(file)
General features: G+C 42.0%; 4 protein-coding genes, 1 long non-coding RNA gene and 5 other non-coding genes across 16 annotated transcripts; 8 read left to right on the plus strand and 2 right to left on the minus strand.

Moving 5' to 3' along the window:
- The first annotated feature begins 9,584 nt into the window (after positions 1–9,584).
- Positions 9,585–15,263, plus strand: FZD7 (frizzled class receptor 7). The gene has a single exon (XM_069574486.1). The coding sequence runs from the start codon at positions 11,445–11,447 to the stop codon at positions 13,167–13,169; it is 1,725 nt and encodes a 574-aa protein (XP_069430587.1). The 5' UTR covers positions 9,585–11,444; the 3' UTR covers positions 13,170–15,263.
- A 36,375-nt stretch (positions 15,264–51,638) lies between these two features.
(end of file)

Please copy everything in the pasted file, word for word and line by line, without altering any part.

General features: G+C 42.0%; 4 protein-coding genes, 1 long non-coding RNA gene and 5 other non-coding genes across 16 annotated transcripts; 8 read left to right on the plus strand and 2 right to left on the minus strand.

Moving 5' to 3' along the window:
- The first annotated feature begins 9,584 nt into the window (after positions 1–9,584).
- Positions 9,585–15,263, plus strand: FZD7 (frizzled class receptor 7). The gene has a single exon (XM_069574486.1). The coding sequence runs from the start codon at positions 11,445–11,447 to the stop codon at positions 13,167–13,169; it is 1,725 nt and encodes a 574-aa protein (XP_069430587.1). The 5' UTR covers positions 9,585–11,444; the 3' UTR covers positions 13,170–15,263.
- A 36,375-nt stretch (positions 15,264–51,638) lies between these two features.